After years of struggling with loans, exacerbated by the COVID-19 pandemic, New York City cab drivers are speaking up.Arvind Dilawar
On the afternoon of Wednesday, February 10, traffic leaving Manhattan over the Brooklyn Bridge came to a halt. Far from the typical New York City congestion, the dead-stop was a coordinated effort by dozens of taxi cab drivers, whose vehicles clogged the bridge’s southbound lanes. Drivers left their cabs to unfurl two red banners — reading “SOS” and “CONGRESS” — as well as a white one emblazoned with “New York Taxi Workers Alliance [NYTWA],” the union that had coordinated the blockade.
“No more suicides!” participants chanted, a reference to nine drivers who had taken their lives in recent years, and whose deaths NYTWA attributes to their inability to repay nearly million-dollar loans.
The drivers were advocating for debt relief from Congress for payments due on their taxi medallions, the expensive permit that New York City requires its cab drivers to carry, and can take decades to pay off. Because COVID-19 had dramatically reduced taxi rides, many drivers now find themselves struggling to make their medallion payments, which cost many thousands of dollars per month.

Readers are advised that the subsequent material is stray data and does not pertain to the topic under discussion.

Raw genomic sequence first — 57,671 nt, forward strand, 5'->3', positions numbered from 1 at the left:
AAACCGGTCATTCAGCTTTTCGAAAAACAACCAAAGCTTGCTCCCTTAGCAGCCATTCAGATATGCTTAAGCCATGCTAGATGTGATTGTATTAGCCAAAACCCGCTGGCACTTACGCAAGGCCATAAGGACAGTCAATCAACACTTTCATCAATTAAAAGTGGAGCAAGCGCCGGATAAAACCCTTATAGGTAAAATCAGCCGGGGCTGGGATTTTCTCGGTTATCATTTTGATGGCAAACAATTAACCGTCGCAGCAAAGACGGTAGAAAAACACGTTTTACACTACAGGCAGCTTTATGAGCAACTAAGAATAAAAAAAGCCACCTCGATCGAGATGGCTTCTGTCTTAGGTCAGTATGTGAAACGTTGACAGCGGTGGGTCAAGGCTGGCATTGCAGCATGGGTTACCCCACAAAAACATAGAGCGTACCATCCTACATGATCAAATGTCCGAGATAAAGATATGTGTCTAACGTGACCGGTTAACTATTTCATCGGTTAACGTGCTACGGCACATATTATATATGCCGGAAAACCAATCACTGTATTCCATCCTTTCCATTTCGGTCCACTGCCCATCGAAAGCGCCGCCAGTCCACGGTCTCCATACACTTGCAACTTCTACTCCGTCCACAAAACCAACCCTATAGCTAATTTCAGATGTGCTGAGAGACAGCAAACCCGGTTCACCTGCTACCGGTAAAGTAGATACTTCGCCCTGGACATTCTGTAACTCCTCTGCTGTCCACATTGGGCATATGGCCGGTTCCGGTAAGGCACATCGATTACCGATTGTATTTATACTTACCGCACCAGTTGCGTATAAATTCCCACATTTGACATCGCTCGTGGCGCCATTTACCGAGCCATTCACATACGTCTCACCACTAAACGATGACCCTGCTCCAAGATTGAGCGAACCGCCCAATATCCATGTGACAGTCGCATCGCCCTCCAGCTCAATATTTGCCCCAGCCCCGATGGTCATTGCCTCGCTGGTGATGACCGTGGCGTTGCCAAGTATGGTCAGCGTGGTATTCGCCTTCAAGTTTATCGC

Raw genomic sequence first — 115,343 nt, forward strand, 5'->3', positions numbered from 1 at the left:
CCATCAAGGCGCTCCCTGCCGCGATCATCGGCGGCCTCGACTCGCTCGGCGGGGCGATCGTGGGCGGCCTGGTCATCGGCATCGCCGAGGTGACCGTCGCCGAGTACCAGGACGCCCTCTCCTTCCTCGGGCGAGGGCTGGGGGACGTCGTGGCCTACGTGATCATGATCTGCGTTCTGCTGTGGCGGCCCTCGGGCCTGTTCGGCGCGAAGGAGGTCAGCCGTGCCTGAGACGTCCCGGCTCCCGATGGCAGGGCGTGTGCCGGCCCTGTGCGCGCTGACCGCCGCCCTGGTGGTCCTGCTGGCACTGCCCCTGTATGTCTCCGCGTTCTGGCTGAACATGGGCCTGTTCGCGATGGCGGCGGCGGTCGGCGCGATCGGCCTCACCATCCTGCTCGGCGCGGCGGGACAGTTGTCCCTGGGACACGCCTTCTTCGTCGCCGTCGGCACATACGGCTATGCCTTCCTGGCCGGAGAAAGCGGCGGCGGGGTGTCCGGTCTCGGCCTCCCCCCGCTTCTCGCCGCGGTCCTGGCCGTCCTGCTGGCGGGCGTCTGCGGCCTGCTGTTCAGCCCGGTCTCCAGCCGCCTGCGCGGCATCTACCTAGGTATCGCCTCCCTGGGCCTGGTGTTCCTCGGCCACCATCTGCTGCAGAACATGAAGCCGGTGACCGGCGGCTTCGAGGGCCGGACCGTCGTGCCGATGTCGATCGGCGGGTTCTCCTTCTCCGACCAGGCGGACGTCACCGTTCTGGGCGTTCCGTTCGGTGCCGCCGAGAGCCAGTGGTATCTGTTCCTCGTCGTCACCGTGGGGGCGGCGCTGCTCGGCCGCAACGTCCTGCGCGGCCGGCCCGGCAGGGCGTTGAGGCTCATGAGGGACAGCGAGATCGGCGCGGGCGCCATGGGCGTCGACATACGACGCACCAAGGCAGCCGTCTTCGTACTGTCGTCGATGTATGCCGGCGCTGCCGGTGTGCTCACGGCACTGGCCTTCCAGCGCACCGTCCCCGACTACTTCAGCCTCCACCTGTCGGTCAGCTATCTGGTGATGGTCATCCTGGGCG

For years, New York City cab drivers — the majority of whom are South Asian — have been struggling with both the high costs of taxi medallions and the decimation of their industry at the hands of ridesharing apps like Uber and Lyft. But the coronavirus pandemic has made a bad situation worse, as the majority of NYC taxi drivers found themselves out of work for months on end. While some cab drivers have received
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